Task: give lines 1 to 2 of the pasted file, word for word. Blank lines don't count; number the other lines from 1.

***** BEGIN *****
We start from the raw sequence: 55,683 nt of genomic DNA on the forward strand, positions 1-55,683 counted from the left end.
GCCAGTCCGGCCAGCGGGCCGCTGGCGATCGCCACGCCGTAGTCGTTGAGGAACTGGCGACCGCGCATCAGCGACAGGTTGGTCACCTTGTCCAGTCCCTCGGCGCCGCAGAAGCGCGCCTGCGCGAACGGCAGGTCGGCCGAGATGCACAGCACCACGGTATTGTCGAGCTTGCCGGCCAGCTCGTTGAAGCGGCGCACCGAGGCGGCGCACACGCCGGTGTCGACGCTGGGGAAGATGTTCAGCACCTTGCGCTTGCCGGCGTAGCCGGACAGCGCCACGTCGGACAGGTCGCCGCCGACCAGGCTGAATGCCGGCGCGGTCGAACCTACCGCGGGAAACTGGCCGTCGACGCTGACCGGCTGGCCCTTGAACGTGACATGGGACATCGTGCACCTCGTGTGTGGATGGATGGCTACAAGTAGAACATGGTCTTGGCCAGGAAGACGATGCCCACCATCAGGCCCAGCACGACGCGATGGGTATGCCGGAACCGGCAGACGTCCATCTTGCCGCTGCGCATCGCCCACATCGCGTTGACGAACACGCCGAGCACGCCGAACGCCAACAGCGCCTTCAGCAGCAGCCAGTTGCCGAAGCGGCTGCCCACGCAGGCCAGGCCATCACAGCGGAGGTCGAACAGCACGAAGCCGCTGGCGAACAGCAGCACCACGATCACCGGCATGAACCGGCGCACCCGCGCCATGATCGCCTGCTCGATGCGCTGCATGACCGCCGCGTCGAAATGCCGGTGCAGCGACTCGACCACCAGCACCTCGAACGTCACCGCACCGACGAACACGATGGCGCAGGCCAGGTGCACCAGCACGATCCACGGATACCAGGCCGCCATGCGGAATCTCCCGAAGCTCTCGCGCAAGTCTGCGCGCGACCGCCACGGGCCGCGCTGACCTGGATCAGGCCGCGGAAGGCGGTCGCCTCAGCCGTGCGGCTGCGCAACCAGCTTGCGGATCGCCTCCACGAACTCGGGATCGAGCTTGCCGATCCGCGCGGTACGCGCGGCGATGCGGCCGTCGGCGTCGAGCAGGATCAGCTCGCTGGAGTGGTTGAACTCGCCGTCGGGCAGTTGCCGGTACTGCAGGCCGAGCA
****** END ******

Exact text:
We start from the raw sequence: 55,683 nt of genomic DNA on the forward strand, positions 1-55,683 counted from the left end.
GCCAGTCCGGCCAGCGGGCCGCTGGCGATCGCCACGCCGTAGTCGTTGAGGAACTGGCGACCGCGCATCAGCGACAGGTTGGTCACCTTGTCCAGTCCCTCGGCGCCGCAGAAGCGCGCCTGCGCGAACGGCAGGTCGGCCGAGATGCACAGCACCACGGTATTGTCGAGCTTGCCGGCCAGCTCGTTGAAGCGGCGCACCGAGGCGGCGCACACGCCGGTGTCGACGCTGGGGAAGATGTTCAGCACCTTGCGCTTGCCGGCGTAGCCGGACAGCGCCACGTCGGACAGGTCGCCGCCGACCAGGCTGAATGCCGGCGCGGTCGAACCTACCGCGGGAAACTGGCCGTCGACGCTGACCGGCTGGCCCTTGAACGTGACATGGGACATCGTGCACCTCGTGTGTGGATGGATGGCTACAAGTAGAACATGGTCTTGGCCAGGAAGACGATGCCCACCATCAGGCCCAGCACGACGCGATGGGTATGCCGGAACCGGCAGACGTCCATCTTGCCGCTGCGCATCGCCCACATCGCGTTGACGAACACGCCGAGCACGCCGAACGCCAACAGCGCCTTCAGCAGCAGCCAGTTGCCGAAGCGGCTGCCCACGCAGGCCAGGCCATCACAGCGGAGGTCGAACAGCACGAAGCCGCTGGCGAACAGCAGCACCACGATCACCGGCATGAACCGGCGCACCCGCGCCATGATCGCCTGCTCGATGCGCTGCATGACCGCCGCGTCGAAATGCCGGTGCAGCGACTCGACCACCAGCACCTCGAACGTCACCGCACCGACGAACACGATGGCGCAGGCCAGGTGCACCAGCACGATCCACGGATACCAGGCCGCCATGCGGAATCTCCCGAAGCTCTCGCGCAAGTCTGCGCGCGACCGCCACGGGCCGCGCTGACCTGGATCAGGCCGCGGAAGGCGGTCGCCTCAGCCGTGCGGCTGCGCAACCAGCTTGCGGATCGCCTCCACGAACTCGGGATCGAGCTTGCCGATCCGCGCGGTACGCGCGGCGATGCGGCCGTCGGCGTCGAGCAGGATCAGCTCGCTGGAGTGGTTGAACTCGCCGTCGGGCAGTTGCCGGTACTGCAGGCCGAGCA